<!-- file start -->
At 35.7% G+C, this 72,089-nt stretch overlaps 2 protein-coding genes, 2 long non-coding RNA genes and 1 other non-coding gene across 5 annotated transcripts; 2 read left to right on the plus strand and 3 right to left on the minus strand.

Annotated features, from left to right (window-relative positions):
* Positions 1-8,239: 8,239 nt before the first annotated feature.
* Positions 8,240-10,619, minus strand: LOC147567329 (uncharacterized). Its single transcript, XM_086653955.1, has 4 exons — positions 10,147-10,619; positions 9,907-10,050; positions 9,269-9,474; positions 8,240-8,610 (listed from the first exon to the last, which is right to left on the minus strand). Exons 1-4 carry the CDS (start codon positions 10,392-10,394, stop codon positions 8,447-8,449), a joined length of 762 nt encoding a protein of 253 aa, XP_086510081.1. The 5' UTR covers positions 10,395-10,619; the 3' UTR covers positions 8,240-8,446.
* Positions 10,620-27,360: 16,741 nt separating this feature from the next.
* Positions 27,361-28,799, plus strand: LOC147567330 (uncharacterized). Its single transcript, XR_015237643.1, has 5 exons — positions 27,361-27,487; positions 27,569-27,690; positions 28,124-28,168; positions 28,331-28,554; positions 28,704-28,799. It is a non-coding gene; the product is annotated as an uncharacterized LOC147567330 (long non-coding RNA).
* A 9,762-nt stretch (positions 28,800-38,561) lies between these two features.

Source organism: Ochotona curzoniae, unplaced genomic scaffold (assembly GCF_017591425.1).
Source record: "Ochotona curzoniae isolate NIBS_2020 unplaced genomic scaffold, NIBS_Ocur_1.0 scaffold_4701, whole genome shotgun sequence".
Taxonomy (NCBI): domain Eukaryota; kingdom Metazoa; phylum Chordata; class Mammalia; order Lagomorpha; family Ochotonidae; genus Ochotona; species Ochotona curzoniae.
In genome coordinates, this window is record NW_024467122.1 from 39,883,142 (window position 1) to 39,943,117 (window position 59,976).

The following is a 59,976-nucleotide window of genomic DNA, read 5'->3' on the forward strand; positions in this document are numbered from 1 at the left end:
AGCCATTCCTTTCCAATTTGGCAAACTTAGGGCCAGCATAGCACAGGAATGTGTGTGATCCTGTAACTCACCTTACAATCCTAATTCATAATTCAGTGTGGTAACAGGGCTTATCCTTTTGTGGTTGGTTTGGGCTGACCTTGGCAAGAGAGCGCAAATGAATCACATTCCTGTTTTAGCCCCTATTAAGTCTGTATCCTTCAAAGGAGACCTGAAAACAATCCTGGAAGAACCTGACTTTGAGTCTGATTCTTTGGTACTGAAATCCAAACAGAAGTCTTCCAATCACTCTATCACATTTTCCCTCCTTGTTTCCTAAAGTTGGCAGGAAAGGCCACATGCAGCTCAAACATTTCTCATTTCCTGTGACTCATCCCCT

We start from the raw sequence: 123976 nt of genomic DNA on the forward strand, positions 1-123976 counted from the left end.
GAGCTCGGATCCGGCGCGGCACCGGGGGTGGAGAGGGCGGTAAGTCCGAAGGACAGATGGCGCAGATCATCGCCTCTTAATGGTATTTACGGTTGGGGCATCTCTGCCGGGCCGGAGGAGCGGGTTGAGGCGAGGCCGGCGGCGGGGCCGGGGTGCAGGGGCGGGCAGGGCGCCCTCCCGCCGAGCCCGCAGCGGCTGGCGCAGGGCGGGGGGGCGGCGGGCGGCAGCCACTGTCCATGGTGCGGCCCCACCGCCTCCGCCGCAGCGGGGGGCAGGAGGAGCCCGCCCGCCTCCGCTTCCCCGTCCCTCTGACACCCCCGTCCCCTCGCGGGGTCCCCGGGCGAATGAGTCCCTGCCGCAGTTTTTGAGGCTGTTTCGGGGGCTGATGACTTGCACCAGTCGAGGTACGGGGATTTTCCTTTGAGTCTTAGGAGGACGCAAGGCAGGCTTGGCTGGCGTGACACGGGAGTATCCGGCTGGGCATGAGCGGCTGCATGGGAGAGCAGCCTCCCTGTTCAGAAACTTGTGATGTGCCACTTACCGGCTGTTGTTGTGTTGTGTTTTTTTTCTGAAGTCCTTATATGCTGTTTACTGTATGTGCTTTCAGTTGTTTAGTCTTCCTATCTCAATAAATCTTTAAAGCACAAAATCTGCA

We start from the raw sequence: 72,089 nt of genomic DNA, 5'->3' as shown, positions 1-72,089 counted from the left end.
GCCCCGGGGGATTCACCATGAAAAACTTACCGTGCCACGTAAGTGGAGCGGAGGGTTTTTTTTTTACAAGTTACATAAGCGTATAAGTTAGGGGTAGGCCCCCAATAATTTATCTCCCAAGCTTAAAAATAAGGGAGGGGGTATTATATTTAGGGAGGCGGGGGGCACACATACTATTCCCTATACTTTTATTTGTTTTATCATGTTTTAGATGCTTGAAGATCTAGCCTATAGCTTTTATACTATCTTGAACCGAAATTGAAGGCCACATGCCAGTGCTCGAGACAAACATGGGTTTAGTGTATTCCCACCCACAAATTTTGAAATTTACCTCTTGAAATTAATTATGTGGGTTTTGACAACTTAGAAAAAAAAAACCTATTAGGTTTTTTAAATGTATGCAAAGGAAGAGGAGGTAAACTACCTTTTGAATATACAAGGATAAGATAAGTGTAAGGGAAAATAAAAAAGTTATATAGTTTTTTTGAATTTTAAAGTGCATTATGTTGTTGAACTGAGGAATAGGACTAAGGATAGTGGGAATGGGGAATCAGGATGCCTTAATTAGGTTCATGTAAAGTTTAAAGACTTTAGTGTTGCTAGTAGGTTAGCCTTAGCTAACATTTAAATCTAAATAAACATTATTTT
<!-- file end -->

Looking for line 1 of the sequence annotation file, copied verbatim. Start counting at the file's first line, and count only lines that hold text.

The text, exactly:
At 35.7% G+C, this 72,089-nt stretch overlaps 2 protein-coding genes, 2 long non-coding RNA genes and 1 other non-coding gene across 5 annotated transcripts; 2 read left to right on the plus strand and 3 right to left on the minus strand.